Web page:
Tuesday , November 25 2014
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Tending Tortoises is Serious Business

By Carol Glassman

Bernard Wegman, owner of AAA Lot Service, said he had terminated the employment of the person who had destroyed the burrows, accepted responsibility and agreed to do “whatever it takes” to mitigate for the damaged gopher tortoise burrows.

Bernard Wegman, owner of AAA Lot Service, said he had terminated the employment of the person who had destroyed the burrows, accepted responsibility and agreed to do “whatever it takes” to mitigate for the damaged gopher tortoise burrows.

When city staff showed “irreparable and irreversible damage” had been done to environmentally protected gopher tortoise burrows on an undeveloped lot, at the December meeting the Code Enforcement Board ruled that AAA Lot Service owner Bernard Wegman mitigate with a contribution of $1,950. The money will be used to purchase warning signs and Wegman will also pay the $250 administration cost incurred.

One of Wegman’s employees, terminated from his job since the incident, mowed not just the right of way at the undeveloped lot at 1750 Dogwood Drive, but also, according to city environmental expert Nancy Richie, knocked over warning stakes and tapes that marked six tortoise burrows. Three of the burrows may still be active, she said, and one is questionable.

Dogwood Drive resident Brian McLaren reported the damage when the burrows were “flattened” after the first mowing, and said he was shocked to see the company return a second time.

“It didn’t look malicious,” McLaren stated. “He just didn’t know what he was doing.”

All agreed with Code Board Chairman Lou Prigge that the damage was “very serious but not malicious.”

McLaren was thanked for calling the city’s attention to the incident, and Prigge pointed out the need for residents to act as extra eyes.

Nancy Richie, City of Marco Island Environmental Specialist, explained how necessary it is to maintain an ecological balance in the community by looking after these protected species. She recommended using the mitigation funds to purchase more needed warning signs to be posted in areas highly populated by gopher tortoises.

Nancy Richie, City of Marco Island Environmental Specialist, explained hownecessary it is to maintain an ecological balance in the community by looking after these protected species. She recommended using the mitigation funds to purchase more needed warning signs to be posted in areas highly populated by gopher tortoises.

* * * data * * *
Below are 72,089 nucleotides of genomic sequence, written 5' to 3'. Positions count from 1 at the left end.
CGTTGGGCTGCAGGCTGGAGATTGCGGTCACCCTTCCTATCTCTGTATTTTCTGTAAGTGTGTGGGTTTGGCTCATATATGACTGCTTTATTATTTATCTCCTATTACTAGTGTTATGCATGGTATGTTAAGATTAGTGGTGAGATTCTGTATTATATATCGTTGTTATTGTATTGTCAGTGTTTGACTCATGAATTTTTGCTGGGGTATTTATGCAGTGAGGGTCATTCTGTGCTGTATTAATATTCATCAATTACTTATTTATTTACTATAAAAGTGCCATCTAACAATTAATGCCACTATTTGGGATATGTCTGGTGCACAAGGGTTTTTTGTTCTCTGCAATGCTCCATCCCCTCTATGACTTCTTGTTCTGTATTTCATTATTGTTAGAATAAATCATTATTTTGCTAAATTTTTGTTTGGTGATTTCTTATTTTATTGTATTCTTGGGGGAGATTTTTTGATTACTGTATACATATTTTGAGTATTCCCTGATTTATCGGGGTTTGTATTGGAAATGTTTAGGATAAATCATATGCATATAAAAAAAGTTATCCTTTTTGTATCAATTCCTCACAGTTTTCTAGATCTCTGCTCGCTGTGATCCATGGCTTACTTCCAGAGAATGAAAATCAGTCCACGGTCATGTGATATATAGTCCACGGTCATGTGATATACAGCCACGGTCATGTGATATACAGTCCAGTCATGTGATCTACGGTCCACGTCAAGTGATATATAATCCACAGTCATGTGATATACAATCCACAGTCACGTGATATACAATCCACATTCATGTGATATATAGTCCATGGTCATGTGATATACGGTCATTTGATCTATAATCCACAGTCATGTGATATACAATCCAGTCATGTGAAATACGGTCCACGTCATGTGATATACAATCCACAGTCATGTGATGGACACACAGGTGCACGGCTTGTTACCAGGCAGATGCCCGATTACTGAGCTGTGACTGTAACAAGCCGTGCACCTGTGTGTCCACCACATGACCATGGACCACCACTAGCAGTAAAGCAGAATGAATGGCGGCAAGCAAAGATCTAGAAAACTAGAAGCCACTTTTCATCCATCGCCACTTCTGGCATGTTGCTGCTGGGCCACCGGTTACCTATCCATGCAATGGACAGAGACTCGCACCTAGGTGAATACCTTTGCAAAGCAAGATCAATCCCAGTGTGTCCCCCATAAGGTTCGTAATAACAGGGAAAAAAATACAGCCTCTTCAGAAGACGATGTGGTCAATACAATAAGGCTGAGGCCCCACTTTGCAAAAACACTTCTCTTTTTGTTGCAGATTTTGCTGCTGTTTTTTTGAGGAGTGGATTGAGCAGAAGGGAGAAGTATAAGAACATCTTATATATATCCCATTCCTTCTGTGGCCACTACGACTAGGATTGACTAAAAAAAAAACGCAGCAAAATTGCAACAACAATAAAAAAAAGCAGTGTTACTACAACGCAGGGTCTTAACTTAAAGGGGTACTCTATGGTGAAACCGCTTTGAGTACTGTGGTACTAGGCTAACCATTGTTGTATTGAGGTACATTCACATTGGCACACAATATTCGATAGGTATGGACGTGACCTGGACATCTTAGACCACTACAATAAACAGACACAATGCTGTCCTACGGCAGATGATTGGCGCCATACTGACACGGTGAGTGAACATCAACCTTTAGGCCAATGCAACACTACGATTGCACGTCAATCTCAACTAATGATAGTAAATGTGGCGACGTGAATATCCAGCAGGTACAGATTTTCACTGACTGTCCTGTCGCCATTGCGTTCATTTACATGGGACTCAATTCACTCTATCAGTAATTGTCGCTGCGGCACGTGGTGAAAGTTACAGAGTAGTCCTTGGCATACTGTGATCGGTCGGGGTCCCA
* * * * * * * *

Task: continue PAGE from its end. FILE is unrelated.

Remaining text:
The mitigation costs, almost equal to fines that would have been charged for destroying the burrows and their inhabitants, will be used to purchase much-needed signs warning of tortoise nests in areas heavily populated by this protected species.

Concerned property owner Roland Kowal also appeared, to state that he was fully aware of his responsibility, understood the city code and cares about the environment. The board agreed that it was not his responsibility to educate lawn service companies and voted unanimously to dismiss all charges against him. Further discussion seemed to indicate that this was an unusual incident caused by an ex-employee who was unfamiliar with city codes.

Wegman’s offer of mitigation was labeled by city attorney Burt Saunders as “a tax deductible contribution to the city”.

A property at 209 S. Heathwood Dr. sought to mitigate fines of $87,000 plus costs for failure to connect to the city sewer system. The board voted unanimously to accept member Rony Joel’s motion of $6,409.95 to be paid within 30 days, or the original fine will be charged.

Roland T. Kowal, the owner of property at 1750 Dogwood Drive, explained that he was cognizant of the law, respectful of the environment, and had informed the landscaping company of the presence of gopher tortoises. He said there had beenno problems in the past.

Roland T. Kowal, the owner of property at 1750 Dogwood Drive, explained that he was cognizant of the law, respectful of the environment, and had informed the landscaping company of the presence of gopher tortoises. He said there had been
no problems in the past.

In a similar case concerning 581 Diplomat Court, the board waived the accrued fines and accepted payment for the administrative fee only, as the home has an offer to purchase pending and they agreed unanimously it would be more positive to facilitate turning the home over to productive ownership.

In a case involving the City of Marco Island vs James L. Karl Trust, at a business property at 695 Bald Eagle Drive, owners have apparently not applied for building permits, commercial zoning permits, or applied for fire inspections as needed during renovations. In the future they will be treated as ‘repeat offenders’ and could face much larger penalties.

Code Board meetings are held at 3 p.m. at City Hall, on the second Tuesday of the month. The public is welcome to attend.

Liz Carr, Code Compliance Supervisor (left) and city attorney Burt Saunders (right) listen to Code Compliance Officer Paul Ashby give evidence against an ex-employee of AAA Lot Service owned by Bernard Wegman. The company was accused of irreparable and irreversible damage to the burrows of a protected species, the gopher tortoise. SUBMITTED photos

Liz Carr, Code Compliance Supervisor (left) and city attorney Burt Saunders (right) listen to Code Compliance Officer Paul Ashby give evidence against an ex-employee of AAA Lot Service owned by Bernard Wegman. The company was accused of irreparable and irreversible damage to the burrows of a protected species, the gopher tortoise. SUBMITTED photos


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